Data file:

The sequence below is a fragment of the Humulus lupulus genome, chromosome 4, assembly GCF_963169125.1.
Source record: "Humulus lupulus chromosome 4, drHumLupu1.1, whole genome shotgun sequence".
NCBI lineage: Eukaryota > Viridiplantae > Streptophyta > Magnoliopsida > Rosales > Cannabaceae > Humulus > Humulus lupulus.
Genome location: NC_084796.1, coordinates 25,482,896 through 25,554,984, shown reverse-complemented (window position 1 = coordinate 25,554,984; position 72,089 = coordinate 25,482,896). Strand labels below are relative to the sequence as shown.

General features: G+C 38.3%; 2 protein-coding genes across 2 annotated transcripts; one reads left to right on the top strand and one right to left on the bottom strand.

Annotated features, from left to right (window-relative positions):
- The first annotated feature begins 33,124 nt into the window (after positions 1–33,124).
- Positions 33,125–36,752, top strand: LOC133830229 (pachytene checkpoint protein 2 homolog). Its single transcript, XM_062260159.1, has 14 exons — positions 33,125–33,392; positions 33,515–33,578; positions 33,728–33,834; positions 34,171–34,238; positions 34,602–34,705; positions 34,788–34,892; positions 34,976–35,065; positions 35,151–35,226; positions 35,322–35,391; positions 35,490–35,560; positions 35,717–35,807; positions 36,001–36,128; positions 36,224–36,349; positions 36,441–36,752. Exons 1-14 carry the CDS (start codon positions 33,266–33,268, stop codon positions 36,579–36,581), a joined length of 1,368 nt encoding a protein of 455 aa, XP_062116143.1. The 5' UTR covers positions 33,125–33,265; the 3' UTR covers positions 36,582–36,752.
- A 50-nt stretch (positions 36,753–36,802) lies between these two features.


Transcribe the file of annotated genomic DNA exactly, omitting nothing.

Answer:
The sequence below is a fragment of the Humulus lupulus genome, chromosome 4, assembly GCF_963169125.1.
Source record: "Humulus lupulus chromosome 4, drHumLupu1.1, whole genome shotgun sequence".
NCBI lineage: Eukaryota > Viridiplantae > Streptophyta > Magnoliopsida > Rosales > Cannabaceae > Humulus > Humulus lupulus.
Genome location: NC_084796.1, coordinates 25,482,896 through 25,554,984, shown reverse-complemented (window position 1 = coordinate 25,554,984; position 72,089 = coordinate 25,482,896). Strand labels below are relative to the sequence as shown.

General features: G+C 38.3%; 2 protein-coding genes across 2 annotated transcripts; one reads left to right on the top strand and one right to left on the bottom strand.

Annotated features, from left to right (window-relative positions):
- The first annotated feature begins 33,124 nt into the window (after positions 1–33,124).
- Positions 33,125–36,752, top strand: LOC133830229 (pachytene checkpoint protein 2 homolog). Its single transcript, XM_062260159.1, has 14 exons — positions 33,125–33,392; positions 33,515–33,578; positions 33,728–33,834; positions 34,171–34,238; positions 34,602–34,705; positions 34,788–34,892; positions 34,976–35,065; positions 35,151–35,226; positions 35,322–35,391; positions 35,490–35,560; positions 35,717–35,807; positions 36,001–36,128; positions 36,224–36,349; positions 36,441–36,752. Exons 1-14 carry the CDS (start codon positions 33,266–33,268, stop codon positions 36,579–36,581), a joined length of 1,368 nt encoding a protein of 455 aa, XP_062116143.1. The 5' UTR covers positions 33,125–33,265; the 3' UTR covers positions 36,582–36,752.
- A 50-nt stretch (positions 36,753–36,802) lies between these two features.